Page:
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NFL star Jason Pierre-Paul sues ESPN reporter for tweeting medical records

How one tweet reportedly cost $15,000 in damages.


Josh Katzowitz


While setting off fireworks last July 4, Giants defensive end Jason Pierre-Paul badly burned his skin when one exploded in his hand. Eventually, one of Pierre-Paul’s index fingers had to be amputated, as reported by ESPN at the time, but he went on to have a decent-enough 2015 NFL season.

All the while, he hasn’t forgotten this tweet by ESPN reporter Adam Schefter.

And on Wednesday, the 27-year-old sued Schefter and ESPN for a violation of his privacy, according to the New York Post. According to the lawsuit, Schefter “improperly obtained” Pierre-Paul’s medical records and then posted them to his Twitter account, which at the time had a following of almost 4 million. (He now boasts about 4.5 million followers.)

“This action arises out of ESPN reporter Schefter’s blatant disregard for the private and confidential nature of plaintiff’s medical records, all so Schefter could show the world that he had ‘supporting proof’ of a surgical procedure,” the suit says.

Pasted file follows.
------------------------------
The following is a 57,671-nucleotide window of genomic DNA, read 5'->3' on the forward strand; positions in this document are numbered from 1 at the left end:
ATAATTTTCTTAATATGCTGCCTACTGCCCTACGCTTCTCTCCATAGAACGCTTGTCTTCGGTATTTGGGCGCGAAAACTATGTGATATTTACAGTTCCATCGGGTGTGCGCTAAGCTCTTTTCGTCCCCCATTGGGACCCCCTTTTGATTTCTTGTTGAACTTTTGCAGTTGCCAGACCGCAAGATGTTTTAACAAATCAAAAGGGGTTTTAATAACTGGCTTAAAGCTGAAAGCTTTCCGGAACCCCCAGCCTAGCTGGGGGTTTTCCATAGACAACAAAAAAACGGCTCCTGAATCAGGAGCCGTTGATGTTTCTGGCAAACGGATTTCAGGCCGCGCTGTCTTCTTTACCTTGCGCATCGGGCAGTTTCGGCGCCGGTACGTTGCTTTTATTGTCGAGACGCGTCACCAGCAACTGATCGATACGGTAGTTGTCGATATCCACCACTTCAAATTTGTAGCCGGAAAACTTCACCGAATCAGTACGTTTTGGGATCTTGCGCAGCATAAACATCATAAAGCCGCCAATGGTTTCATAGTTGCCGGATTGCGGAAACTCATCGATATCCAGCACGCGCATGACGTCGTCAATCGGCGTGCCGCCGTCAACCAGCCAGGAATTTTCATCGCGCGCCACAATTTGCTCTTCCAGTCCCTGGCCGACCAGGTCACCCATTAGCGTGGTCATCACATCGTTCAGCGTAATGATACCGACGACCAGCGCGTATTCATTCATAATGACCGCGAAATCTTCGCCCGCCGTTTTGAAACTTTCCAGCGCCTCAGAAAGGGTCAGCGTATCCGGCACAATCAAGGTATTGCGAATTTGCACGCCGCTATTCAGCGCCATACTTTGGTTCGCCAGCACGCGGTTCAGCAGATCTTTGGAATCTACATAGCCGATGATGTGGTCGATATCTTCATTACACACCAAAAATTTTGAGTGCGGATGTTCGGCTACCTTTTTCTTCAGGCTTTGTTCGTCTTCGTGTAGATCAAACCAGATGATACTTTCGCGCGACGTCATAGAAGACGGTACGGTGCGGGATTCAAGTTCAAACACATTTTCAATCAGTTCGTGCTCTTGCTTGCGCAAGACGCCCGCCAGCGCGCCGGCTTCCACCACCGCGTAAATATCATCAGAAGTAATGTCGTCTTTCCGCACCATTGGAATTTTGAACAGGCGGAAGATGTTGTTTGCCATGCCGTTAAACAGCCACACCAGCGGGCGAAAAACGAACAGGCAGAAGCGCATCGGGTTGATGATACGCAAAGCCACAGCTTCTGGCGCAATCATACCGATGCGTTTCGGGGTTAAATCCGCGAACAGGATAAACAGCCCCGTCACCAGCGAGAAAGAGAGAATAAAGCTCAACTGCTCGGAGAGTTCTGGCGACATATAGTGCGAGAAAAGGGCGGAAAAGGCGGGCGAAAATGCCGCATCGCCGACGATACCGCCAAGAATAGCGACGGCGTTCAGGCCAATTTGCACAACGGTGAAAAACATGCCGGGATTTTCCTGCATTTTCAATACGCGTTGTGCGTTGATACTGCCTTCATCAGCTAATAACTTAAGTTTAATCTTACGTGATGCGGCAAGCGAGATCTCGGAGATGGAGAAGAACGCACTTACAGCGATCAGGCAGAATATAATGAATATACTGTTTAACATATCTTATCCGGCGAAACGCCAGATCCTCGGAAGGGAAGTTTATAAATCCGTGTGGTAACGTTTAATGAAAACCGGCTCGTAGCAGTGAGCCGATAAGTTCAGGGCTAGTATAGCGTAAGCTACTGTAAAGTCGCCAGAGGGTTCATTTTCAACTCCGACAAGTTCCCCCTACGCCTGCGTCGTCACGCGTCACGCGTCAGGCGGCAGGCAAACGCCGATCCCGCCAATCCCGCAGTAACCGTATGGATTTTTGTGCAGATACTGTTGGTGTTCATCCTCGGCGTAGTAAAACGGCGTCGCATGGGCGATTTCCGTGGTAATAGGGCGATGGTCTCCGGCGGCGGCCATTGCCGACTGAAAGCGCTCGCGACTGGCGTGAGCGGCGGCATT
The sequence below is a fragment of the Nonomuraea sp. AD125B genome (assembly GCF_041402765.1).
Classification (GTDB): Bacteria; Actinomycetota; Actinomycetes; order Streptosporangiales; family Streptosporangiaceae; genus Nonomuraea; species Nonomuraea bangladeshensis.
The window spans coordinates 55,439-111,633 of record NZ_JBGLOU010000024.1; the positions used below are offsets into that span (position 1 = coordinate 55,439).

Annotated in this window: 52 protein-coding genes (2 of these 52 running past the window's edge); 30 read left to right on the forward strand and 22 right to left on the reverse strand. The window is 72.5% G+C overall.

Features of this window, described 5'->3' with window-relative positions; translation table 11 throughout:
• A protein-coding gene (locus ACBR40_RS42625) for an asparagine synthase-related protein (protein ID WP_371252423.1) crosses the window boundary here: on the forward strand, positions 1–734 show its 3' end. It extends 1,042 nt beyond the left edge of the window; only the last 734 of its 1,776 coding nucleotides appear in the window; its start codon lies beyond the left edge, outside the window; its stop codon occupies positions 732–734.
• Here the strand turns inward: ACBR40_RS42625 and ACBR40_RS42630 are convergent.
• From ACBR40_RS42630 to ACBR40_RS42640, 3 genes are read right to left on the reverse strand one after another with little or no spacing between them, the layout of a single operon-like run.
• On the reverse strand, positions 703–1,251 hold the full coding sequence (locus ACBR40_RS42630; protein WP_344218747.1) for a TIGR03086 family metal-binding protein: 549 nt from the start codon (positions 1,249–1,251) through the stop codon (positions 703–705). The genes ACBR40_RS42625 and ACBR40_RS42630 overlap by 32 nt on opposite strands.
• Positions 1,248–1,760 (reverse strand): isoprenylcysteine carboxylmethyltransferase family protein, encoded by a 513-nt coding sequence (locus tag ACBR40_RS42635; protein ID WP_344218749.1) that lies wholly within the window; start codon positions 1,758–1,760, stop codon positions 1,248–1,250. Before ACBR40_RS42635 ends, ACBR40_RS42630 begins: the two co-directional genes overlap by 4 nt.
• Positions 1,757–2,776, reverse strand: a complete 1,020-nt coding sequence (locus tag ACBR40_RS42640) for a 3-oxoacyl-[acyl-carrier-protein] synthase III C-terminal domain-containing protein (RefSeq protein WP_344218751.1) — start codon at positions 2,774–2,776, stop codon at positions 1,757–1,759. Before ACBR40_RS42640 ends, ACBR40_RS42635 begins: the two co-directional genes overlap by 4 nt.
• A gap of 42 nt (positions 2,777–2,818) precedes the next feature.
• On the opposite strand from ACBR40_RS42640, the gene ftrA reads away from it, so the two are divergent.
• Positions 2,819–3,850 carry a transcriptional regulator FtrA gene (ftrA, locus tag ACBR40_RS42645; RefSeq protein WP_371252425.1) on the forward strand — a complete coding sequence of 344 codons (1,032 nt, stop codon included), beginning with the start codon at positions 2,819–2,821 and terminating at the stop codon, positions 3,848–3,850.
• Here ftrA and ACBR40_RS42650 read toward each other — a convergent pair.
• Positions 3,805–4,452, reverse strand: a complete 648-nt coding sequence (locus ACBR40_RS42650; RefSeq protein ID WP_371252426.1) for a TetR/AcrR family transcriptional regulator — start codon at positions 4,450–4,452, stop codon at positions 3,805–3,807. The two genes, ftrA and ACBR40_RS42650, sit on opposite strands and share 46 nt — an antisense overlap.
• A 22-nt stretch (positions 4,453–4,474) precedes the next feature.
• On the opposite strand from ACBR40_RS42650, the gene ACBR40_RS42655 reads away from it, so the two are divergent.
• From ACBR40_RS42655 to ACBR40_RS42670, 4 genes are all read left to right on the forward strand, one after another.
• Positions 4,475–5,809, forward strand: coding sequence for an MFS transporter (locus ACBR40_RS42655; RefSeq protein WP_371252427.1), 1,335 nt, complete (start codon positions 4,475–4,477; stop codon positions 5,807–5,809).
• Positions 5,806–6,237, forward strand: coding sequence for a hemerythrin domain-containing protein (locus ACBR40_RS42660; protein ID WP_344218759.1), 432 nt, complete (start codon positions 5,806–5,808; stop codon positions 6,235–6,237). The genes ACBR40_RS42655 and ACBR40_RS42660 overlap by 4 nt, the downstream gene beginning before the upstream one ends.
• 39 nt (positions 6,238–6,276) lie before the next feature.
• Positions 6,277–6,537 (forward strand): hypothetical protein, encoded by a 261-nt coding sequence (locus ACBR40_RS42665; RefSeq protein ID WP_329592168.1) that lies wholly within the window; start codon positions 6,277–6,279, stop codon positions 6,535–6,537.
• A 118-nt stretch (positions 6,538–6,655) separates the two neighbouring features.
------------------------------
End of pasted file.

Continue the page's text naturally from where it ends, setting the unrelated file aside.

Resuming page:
ESPN and Schefter declined to comment to the Post, but in an interview with Sports Illustrated last July, Schefter said he didn’t seek out the records. Instead, he said they were provided to him.

I know news organizations are not governed by HIPAA laws, but in hindsight I could and should have done even more here due to the sensitivity of the situation… We’ve got a great group of editors and production staff, and I could have leaned on them even more. ESPN has trusted me on any number of stories over the years, and granted me great latitude, fortunately. Sometimes in the fast-paced news world we live in, it’s easy to forget you should lean on the knowledge and experience of the people surrounding you. They’re always there for everything, but especially stories like this. On this one, there should have been even more discussion than there was due to the sensitivity of the story; that’s on me.

As Forbes writes, Pierre-Paul claims that the Schefter tweet caused damages in excess of $15,000.

Already, Jackson Memorial Hospital has fired two employees for inappropriately handling Pierre-Paul’s medical records, but the suit says Schefter should be punished as well.

But as Forbes’s Darren Heitner writes, “Schefter and ESPN should feel comfortable with their defenses after learning about the lawsuit. If all else fails, Schefter can resort to employing a First Amendment defense of freedom of speech, which has been very kind to journalists in the past.”

Photo via Karen Blaha/Flickr (CC BY SA 2.0)

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